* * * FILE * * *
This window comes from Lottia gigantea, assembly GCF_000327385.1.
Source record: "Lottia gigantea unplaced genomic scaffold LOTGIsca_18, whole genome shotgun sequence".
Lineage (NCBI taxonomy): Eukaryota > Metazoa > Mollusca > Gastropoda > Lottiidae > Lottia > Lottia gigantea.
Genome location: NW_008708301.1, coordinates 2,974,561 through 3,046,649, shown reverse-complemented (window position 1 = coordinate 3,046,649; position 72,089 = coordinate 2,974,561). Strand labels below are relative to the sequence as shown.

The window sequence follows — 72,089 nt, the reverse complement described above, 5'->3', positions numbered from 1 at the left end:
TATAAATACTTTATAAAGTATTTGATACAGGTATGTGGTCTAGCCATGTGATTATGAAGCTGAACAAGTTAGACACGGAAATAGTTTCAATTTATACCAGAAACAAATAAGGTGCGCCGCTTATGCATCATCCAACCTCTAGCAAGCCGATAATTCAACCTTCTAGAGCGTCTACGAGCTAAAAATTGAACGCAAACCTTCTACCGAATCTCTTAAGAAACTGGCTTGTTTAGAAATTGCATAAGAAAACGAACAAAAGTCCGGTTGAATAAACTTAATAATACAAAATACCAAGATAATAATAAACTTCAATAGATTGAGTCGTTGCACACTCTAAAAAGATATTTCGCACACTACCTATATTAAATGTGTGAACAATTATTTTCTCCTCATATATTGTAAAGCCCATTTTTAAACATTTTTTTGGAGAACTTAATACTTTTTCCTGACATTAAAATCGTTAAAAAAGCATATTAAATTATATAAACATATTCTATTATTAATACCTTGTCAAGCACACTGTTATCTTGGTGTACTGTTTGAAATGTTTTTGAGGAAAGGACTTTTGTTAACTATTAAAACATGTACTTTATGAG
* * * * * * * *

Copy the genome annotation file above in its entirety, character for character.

This window comes from Lottia gigantea, assembly GCF_000327385.1.
Source record: "Lottia gigantea unplaced genomic scaffold LOTGIsca_18, whole genome shotgun sequence".
Lineage (NCBI taxonomy): Eukaryota > Metazoa > Mollusca > Gastropoda > Lottiidae > Lottia > Lottia gigantea.
Genome location: NW_008708301.1, coordinates 2,974,561 through 3,046,649, shown reverse-complemented (window position 1 = coordinate 3,046,649; position 72,089 = coordinate 2,974,561). Strand labels below are relative to the sequence as shown.

The window sequence follows — 72,089 nt, the reverse complement described above, 5'->3', positions numbered from 1 at the left end:
TATAAATACTTTATAAAGTATTTGATACAGGTATGTGGTCTAGCCATGTGATTATGAAGCTGAACAAGTTAGACACGGAAATAGTTTCAATTTATACCAGAAACAAATAAGGTGCGCCGCTTATGCATCATCCAACCTCTAGCAAGCCGATAATTCAACCTTCTAGAGCGTCTACGAGCTAAAAATTGAACGCAAACCTTCTACCGAATCTCTTAAGAAACTGGCTTGTTTAGAAATTGCATAAGAAAACGAACAAAAGTCCGGTTGAATAAACTTAATAATACAAAATACCAAGATAATAATAAACTTCAATAGATTGAGTCGTTGCACACTCTAAAAAGATATTTCGCACACTACCTATATTAAATGTGTGAACAATTATTTTCTCCTCATATATTGTAAAGCCCATTTTTAAACATTTTTTTGGAGAACTTAATACTTTTTCCTGACATTAAAATCGTTAAAAAAGCATATTAAATTATATAAACATATTCTATTATTAATACCTTGTCAAGCACACTGTTATCTTGGTGTACTGTTTGAAATGTTTTTGAGGAAAGGACTTTTGTTAACTATTAAAACATGTACTTTATGAG